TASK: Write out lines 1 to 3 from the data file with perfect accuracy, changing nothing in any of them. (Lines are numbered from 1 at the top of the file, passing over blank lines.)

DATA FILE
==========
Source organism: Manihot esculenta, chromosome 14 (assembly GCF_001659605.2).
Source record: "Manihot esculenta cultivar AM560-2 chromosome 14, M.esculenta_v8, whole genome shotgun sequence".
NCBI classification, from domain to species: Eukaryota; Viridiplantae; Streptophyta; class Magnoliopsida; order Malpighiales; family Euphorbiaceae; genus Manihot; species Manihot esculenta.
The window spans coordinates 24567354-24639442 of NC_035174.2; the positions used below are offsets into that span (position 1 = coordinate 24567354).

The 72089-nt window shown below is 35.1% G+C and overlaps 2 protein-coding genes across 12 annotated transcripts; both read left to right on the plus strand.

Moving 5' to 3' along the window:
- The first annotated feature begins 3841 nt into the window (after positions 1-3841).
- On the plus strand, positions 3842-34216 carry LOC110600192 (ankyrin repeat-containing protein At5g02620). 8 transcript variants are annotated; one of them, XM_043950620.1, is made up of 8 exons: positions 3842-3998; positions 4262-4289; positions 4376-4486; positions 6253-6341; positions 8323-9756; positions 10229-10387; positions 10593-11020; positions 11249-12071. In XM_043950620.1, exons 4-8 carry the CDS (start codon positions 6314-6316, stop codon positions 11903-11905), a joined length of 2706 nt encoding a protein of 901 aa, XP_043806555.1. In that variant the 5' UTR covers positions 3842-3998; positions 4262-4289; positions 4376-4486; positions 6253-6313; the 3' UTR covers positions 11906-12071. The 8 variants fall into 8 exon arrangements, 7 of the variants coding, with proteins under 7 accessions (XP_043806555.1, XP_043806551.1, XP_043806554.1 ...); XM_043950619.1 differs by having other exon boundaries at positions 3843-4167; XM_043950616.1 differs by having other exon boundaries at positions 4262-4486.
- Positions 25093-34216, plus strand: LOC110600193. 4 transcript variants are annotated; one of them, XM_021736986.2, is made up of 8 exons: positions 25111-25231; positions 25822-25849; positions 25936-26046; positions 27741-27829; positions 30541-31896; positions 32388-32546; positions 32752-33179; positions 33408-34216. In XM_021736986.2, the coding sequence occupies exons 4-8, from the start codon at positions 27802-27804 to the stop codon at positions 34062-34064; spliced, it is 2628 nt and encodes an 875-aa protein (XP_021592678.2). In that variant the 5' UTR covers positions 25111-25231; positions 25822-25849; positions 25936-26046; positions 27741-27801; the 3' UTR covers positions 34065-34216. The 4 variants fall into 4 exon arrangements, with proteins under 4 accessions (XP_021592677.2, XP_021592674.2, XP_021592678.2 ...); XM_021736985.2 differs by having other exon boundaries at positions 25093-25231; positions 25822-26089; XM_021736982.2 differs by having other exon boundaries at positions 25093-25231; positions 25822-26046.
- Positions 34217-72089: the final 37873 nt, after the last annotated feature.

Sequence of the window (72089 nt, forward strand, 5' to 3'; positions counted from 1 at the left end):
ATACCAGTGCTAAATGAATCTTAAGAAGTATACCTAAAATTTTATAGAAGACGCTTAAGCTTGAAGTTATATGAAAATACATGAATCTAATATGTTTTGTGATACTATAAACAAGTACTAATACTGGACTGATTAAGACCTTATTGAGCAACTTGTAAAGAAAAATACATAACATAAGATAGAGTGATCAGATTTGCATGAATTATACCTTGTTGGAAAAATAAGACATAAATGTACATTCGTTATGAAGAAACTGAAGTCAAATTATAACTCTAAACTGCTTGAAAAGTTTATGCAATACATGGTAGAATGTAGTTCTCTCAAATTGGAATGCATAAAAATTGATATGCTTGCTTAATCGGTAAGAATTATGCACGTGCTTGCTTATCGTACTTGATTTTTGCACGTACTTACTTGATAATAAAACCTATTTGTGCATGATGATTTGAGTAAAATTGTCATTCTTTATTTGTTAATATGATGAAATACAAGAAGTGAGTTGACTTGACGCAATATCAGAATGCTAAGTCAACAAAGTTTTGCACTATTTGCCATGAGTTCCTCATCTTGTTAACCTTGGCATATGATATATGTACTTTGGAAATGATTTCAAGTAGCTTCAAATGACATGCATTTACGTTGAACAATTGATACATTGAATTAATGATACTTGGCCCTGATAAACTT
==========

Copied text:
Source organism: Manihot esculenta, chromosome 14 (assembly GCF_001659605.2).
Source record: "Manihot esculenta cultivar AM560-2 chromosome 14, M.esculenta_v8, whole genome shotgun sequence".
NCBI classification, from domain to species: Eukaryota; Viridiplantae; Streptophyta; class Magnoliopsida; order Malpighiales; family Euphorbiaceae; genus Manihot; species Manihot esculenta.